Chilkat Valley News - Serving Haines and Klukwan, Alaska since 1966

State starts regulating massage

 


A law that went into effect July 1 requires massage therapists to acquire a state license. License requirements include 500 hours of education and national certification or proof of a current practice. Licensees also must hold current CPR certification and submit fingerprints to the state.

Local therapists say they understand the reasoning behind the new regulation, but say it won’t change much here.

“I like the concept a lot, but I don’t think Haines had a problem,” said Melina Shields, a therapist since 1998. “You won’t survive if you’re not professional and providing a therapeutic product.”

Shields said the intent of the law is to weed out prostitutes who operate under the guise of massage therapists as well as “hippy-dippy” practitioners who charge for massages without proper training.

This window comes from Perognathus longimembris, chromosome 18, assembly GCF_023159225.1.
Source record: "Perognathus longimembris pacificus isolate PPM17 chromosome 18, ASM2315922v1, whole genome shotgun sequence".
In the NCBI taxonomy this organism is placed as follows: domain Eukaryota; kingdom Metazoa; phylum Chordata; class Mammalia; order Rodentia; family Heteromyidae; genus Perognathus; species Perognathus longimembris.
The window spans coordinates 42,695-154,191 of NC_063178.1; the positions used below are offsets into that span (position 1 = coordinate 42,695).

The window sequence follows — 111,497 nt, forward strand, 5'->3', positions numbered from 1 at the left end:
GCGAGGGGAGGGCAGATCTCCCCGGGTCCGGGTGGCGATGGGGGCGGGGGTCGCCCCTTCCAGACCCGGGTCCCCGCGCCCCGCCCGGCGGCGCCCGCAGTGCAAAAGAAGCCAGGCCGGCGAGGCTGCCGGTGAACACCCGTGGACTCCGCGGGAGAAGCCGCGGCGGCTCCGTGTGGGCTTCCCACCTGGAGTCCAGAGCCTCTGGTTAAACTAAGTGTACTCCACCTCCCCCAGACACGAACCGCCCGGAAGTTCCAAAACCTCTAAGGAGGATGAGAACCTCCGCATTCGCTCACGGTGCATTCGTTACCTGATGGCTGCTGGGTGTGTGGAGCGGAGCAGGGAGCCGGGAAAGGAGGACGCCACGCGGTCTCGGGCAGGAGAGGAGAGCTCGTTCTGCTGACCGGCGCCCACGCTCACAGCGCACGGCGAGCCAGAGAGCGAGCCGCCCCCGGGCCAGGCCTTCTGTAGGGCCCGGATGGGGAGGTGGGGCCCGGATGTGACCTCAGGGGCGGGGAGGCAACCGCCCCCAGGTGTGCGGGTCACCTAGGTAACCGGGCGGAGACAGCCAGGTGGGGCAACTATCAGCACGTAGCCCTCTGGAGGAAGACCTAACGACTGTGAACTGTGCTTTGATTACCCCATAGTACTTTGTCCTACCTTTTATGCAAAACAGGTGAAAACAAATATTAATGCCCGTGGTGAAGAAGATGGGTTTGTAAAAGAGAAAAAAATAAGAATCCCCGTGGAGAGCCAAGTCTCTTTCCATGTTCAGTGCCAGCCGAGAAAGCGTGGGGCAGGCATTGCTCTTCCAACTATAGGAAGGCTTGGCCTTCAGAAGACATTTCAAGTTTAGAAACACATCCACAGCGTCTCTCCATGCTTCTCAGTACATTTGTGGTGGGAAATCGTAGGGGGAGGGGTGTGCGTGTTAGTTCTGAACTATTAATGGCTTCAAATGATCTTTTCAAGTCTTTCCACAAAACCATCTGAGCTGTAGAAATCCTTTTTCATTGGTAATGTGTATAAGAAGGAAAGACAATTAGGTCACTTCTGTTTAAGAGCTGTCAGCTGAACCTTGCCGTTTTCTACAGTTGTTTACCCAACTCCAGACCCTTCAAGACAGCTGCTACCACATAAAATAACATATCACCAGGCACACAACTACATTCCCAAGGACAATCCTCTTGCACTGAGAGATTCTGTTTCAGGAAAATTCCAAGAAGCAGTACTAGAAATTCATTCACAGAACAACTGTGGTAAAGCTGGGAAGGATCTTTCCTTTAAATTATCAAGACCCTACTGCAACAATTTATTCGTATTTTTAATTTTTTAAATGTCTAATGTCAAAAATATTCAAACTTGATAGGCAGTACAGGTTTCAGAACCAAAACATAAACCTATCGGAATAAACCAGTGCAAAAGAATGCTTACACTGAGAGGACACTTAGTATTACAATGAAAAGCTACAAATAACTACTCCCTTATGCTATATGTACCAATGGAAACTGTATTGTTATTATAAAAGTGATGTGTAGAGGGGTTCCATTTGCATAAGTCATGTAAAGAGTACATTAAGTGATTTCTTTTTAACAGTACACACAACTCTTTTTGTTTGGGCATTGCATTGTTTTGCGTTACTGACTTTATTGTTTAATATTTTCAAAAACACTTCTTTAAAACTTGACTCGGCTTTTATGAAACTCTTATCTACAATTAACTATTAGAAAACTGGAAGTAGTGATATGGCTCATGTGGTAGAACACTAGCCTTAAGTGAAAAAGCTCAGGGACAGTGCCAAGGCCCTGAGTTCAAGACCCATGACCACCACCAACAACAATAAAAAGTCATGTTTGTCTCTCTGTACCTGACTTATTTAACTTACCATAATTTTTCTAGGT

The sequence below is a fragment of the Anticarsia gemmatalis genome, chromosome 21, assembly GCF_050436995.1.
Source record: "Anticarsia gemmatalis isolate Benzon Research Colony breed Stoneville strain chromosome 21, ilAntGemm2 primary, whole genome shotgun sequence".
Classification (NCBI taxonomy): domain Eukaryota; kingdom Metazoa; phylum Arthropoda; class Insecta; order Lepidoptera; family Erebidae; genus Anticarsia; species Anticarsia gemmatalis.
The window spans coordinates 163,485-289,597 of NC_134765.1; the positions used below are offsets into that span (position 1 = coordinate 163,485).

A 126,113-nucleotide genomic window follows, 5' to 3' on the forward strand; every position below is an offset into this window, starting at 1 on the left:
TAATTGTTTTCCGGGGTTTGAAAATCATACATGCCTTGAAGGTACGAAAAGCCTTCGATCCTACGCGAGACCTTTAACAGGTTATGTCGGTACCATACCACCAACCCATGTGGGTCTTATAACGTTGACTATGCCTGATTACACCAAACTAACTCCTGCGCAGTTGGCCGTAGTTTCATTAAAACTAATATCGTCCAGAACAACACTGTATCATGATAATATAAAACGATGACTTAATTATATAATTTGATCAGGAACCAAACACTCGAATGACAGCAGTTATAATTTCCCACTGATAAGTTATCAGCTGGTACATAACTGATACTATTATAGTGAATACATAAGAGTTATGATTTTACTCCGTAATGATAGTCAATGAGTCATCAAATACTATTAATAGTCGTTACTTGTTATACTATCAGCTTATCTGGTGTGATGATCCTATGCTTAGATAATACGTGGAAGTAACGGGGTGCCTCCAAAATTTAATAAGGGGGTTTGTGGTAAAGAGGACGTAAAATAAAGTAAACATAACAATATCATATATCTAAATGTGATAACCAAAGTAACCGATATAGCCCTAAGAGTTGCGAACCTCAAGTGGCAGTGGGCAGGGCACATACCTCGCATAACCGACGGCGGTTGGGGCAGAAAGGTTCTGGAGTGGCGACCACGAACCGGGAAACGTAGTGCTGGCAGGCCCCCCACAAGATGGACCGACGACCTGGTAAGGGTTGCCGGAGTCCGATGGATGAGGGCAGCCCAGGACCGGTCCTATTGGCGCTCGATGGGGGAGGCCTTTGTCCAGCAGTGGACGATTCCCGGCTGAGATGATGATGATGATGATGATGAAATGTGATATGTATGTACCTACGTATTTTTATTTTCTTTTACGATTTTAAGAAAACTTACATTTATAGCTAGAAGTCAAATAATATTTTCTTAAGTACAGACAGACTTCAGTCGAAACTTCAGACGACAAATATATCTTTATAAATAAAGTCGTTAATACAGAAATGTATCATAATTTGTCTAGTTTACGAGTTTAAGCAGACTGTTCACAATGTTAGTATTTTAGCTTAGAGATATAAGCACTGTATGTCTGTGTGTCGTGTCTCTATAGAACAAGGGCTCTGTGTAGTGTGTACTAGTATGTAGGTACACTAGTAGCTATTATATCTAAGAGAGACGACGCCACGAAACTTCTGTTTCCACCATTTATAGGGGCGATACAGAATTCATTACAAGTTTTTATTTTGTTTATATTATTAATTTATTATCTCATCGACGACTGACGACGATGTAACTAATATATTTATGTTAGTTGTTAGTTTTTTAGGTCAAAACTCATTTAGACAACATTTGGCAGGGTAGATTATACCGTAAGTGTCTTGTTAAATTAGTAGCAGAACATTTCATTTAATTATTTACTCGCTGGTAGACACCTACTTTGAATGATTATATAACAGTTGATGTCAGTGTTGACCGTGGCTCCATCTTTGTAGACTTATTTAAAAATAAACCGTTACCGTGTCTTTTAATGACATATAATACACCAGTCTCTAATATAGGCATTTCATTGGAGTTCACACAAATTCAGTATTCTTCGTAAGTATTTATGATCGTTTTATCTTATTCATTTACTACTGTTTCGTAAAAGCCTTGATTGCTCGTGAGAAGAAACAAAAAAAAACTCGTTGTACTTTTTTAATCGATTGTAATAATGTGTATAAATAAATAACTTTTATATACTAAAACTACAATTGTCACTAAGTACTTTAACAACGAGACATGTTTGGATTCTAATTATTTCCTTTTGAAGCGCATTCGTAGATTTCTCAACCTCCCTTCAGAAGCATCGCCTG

Shields said she paid $610 for the license, including a $200 application fee, a $350 license feet and $60 for fingerprint processing. Active therapists or ones who have worked in the past five years may be exempted from the education requirement by applying under “grandfather” provisions.

The cost of licensing is steep, Shields said. “We make a good hourly wage but we can’t work 40 hours a week. It’s not physically possible to.”

Cynthia Allen, a therapist since 1994, said many therapists who work under chiropractor Chris Thorgesen will use employment there to meet the experience requirement. Allen said she held a national certification for years, but she’ll give that up now that she must be state certified.

“It’s a way for me to say there’s some governing body that says I know how to do massage, but now that the state is doing it, that will be my validating piece of paper,” Allen said. She said licensing is a good thing. “They’re not draconian fees and people doing body work should have at least 500 hours or more in training.”

Therapists who graduate from a legitimate massage school typically get at least 500 hours of training, Allen said.

Shields said there’s more to a successful massage business than people think, including building up a customer base. “It costs a lot to have an office and a table and to get your sheets laundered. It’s not something you can throw up in a night and have much business. It takes a long time to have a good practice.”

 
 

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